I will forward all this to my friend.

-Rhett

Joshua A. Hitchcock said...

Rhett, I would also ask consider question. As we talked about your friend who is even considering different childrens programs and things like that ask this: Are we seeking to just get alot of kids (or people if its an adult thing) or are we seeking to disciple the people of God with the word of God? How one answers this question determins what kind of methods they will allow. Are we entertaining or are we edifying and evangelizing? If the answer is entertaining then don't do it. The question I don't believe is what is allowed, but what is my motive. Once we evaluate our motive for what we do, then we can evaluate our method.

Joe said...

Hey Everyone,
I'm Brother Joe, the one who asked the question. As Rhett said, I pastor a small, conservative, Southern Baptist Church. Your comments were thoughtful, but I am looking for something to really stand on. I am VERY reformed and hold to all of the Sola's with great tenacity. My desire is not to see "how far" I can go and still be in God's camp, I want to understand what Paul is TRULY speaking of in 1 Corinthians 9:22 concerning our ministry today?
I want God to be glorified by my ministry and that of His church. I just want to know more on how to do that. I don't care about the crowds. I just want the LORD to be pleased. In our culture today, bearing that in mind, what should our ministry look like? Thank you for your feedback. Soli Deo Gloria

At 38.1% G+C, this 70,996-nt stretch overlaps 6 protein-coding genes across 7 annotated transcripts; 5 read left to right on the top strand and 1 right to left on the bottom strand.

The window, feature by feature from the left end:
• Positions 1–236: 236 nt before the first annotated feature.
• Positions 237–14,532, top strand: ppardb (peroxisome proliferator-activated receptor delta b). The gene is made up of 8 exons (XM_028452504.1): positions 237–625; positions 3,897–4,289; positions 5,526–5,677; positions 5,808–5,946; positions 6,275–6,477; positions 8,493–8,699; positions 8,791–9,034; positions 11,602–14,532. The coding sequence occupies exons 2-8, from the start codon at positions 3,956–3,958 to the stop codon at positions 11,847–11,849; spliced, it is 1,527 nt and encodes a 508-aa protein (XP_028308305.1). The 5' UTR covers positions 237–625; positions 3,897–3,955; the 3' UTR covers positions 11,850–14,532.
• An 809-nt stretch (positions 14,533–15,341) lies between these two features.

Brother Joe

Rhett said...

Hey Joe!!


Welcome to the blogosphere! Thanks for clarifying the question brother. Talk to you soon...

Be blessed

Rhett

Joshua A. Hitchcock said...

1 Corinthians 9:19-23 is an incredible passage. I am one who believes that we must engage the culture so long as it does not leave the bounds of Scripture. Doing church in the heart of Africa would be much different than church in South, Georgia. Church in the backwoods of Tennessee will be different than church in the middle of Los Angeles, California. There has to be some way to be culturally relevant and doctrinally sound. You wouldn't have African Tribal music as your congregational music in Metter, Ga. (Although that might be cool for a special service!)

Demographics will play a huge role, what kind of people surround our church? If it is country people, they bass guitars and drum sets might not work out. If it is a church full of young people from their 20's to 30's, it might be wise to examine certain stylistic elements of the worship service.

I will end by saying this: Style can change, style may need to be adapted to fit the culture. SUBTSTANCE CANNOT CHANGE. While our style may vary from culture to culture, as it does, what we preach and what our foundation is should be constant. Have the foundation of God's unchanging word, and as you preach that in various cultures, your style may indeed vary in how those unchanging truths are proclaimed.

Pastor Joe said...

Thanks for your taking the time to answer this one. I've been gathering data on this one for years. I'm looking for more specifics. The foundation and message are NON-NEGOTIABLE. I'm extremely firm on that. I'm not into gimmicks or any ulterior motive or crowd gathering tactics. Specifically, if Paul was writing with this day and time in mind...what would he be describing in reality. What would, should, or could Paul's idea of that passage look like today. I know that question gets tougher with the specifics, but if we didn't have to think on these things, what fun would that be? God Bless you greatly for praying, poring over, and preparing a response.

Reformation NOW,

Brother Joe